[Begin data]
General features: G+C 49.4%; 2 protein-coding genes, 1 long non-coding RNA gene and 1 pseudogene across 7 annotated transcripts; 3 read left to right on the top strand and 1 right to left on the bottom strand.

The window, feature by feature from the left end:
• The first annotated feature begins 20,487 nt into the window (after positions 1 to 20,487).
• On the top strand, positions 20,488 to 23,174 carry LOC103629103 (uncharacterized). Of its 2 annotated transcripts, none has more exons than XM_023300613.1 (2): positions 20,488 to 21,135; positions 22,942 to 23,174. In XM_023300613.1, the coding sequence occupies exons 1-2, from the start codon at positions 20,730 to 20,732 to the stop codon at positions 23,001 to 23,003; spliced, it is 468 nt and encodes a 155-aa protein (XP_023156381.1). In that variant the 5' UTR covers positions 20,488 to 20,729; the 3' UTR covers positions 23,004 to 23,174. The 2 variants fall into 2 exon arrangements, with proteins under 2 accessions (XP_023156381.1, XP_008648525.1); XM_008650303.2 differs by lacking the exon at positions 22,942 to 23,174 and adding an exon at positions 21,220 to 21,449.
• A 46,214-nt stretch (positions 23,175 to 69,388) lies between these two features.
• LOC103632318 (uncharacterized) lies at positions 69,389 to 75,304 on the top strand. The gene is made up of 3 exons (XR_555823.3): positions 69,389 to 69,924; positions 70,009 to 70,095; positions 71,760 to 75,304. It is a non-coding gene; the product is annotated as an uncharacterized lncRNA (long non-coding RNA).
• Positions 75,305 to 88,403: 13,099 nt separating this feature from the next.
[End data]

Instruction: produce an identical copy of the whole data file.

General features: G+C 49.4%; 2 protein-coding genes, 1 long non-coding RNA gene and 1 pseudogene across 7 annotated transcripts; 3 read left to right on the top strand and 1 right to left on the bottom strand.

The window, feature by feature from the left end:
• The first annotated feature begins 20,487 nt into the window (after positions 1 to 20,487).
• On the top strand, positions 20,488 to 23,174 carry LOC103629103 (uncharacterized). Of its 2 annotated transcripts, none has more exons than XM_023300613.1 (2): positions 20,488 to 21,135; positions 22,942 to 23,174. In XM_023300613.1, the coding sequence occupies exons 1-2, from the start codon at positions 20,730 to 20,732 to the stop codon at positions 23,001 to 23,003; spliced, it is 468 nt and encodes a 155-aa protein (XP_023156381.1). In that variant the 5' UTR covers positions 20,488 to 20,729; the 3' UTR covers positions 23,004 to 23,174. The 2 variants fall into 2 exon arrangements, with proteins under 2 accessions (XP_023156381.1, XP_008648525.1); XM_008650303.2 differs by lacking the exon at positions 22,942 to 23,174 and adding an exon at positions 21,220 to 21,449.
• A 46,214-nt stretch (positions 23,175 to 69,388) lies between these two features.
• LOC103632318 (uncharacterized) lies at positions 69,389 to 75,304 on the top strand. The gene is made up of 3 exons (XR_555823.3): positions 69,389 to 69,924; positions 70,009 to 70,095; positions 71,760 to 75,304. It is a non-coding gene; the product is annotated as an uncharacterized lncRNA (long non-coding RNA).
• Positions 75,305 to 88,403: 13,099 nt separating this feature from the next.